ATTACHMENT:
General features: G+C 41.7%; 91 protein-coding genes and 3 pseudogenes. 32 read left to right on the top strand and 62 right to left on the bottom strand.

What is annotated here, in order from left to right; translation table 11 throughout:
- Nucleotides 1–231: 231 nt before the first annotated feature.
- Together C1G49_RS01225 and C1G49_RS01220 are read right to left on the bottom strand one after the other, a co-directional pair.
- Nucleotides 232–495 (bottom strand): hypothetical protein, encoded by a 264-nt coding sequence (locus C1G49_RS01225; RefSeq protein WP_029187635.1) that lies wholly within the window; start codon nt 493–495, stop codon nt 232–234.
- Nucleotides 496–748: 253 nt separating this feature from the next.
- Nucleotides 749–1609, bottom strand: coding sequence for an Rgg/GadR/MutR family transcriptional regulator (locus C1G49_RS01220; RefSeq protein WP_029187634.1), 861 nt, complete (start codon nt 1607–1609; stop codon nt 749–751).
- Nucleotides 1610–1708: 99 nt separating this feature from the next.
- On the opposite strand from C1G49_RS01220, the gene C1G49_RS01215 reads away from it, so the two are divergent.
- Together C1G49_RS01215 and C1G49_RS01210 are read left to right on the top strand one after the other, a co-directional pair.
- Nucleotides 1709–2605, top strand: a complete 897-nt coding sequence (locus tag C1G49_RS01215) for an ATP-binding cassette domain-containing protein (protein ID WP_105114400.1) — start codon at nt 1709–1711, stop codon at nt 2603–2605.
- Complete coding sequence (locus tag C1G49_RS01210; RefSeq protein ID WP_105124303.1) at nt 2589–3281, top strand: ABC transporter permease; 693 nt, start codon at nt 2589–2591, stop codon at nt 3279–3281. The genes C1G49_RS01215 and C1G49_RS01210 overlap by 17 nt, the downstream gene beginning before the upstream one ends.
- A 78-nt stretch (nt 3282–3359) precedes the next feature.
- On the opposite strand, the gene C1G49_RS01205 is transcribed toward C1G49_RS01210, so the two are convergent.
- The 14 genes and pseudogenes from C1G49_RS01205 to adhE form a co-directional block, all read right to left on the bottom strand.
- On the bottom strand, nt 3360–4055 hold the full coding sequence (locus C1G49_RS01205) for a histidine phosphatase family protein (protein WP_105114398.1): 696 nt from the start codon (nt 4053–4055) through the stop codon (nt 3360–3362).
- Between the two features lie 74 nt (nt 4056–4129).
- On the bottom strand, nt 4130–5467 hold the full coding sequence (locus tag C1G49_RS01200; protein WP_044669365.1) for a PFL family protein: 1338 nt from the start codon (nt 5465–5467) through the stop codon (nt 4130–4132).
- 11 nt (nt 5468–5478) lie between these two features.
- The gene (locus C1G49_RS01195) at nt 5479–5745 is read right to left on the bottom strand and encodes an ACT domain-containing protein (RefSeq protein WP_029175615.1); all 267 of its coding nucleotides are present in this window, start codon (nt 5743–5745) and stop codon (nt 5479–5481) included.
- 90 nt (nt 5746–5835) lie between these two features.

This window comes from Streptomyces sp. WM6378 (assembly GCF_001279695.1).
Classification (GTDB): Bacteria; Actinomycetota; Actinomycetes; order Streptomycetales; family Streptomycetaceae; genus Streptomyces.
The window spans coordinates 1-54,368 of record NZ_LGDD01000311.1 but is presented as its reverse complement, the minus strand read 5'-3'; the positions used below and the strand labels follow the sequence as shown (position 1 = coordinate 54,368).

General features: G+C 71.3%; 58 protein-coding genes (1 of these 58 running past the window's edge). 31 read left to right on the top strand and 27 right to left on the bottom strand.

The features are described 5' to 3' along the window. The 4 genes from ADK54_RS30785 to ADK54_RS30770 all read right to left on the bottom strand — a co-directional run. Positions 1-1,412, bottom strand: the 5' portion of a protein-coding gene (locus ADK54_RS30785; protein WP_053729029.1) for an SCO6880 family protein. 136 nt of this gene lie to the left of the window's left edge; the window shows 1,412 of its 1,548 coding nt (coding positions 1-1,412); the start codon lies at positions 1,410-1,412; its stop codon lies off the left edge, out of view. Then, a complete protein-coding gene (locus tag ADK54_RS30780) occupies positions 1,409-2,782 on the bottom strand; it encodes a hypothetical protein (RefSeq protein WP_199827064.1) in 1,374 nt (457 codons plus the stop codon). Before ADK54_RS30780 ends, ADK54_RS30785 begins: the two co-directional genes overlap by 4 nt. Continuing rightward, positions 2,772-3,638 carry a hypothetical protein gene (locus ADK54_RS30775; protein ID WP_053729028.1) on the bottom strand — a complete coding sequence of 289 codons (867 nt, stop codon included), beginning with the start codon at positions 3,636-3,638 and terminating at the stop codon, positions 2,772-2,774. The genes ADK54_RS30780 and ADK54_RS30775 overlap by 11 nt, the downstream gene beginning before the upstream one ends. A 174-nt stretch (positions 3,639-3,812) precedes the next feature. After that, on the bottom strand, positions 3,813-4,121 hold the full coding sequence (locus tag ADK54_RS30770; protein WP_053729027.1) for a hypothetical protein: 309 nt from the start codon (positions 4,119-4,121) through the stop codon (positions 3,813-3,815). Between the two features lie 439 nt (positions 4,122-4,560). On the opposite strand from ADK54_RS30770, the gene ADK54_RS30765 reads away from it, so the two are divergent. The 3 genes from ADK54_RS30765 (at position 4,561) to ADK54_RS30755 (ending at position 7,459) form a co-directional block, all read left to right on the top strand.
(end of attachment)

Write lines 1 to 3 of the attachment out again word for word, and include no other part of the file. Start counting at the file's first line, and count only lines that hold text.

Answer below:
General features: G+C 41.7%; 91 protein-coding genes and 3 pseudogenes. 32 read left to right on the top strand and 62 right to left on the bottom strand.

What is annotated here, in order from left to right; translation table 11 throughout:
- Nucleotides 1–231: 231 nt before the first annotated feature.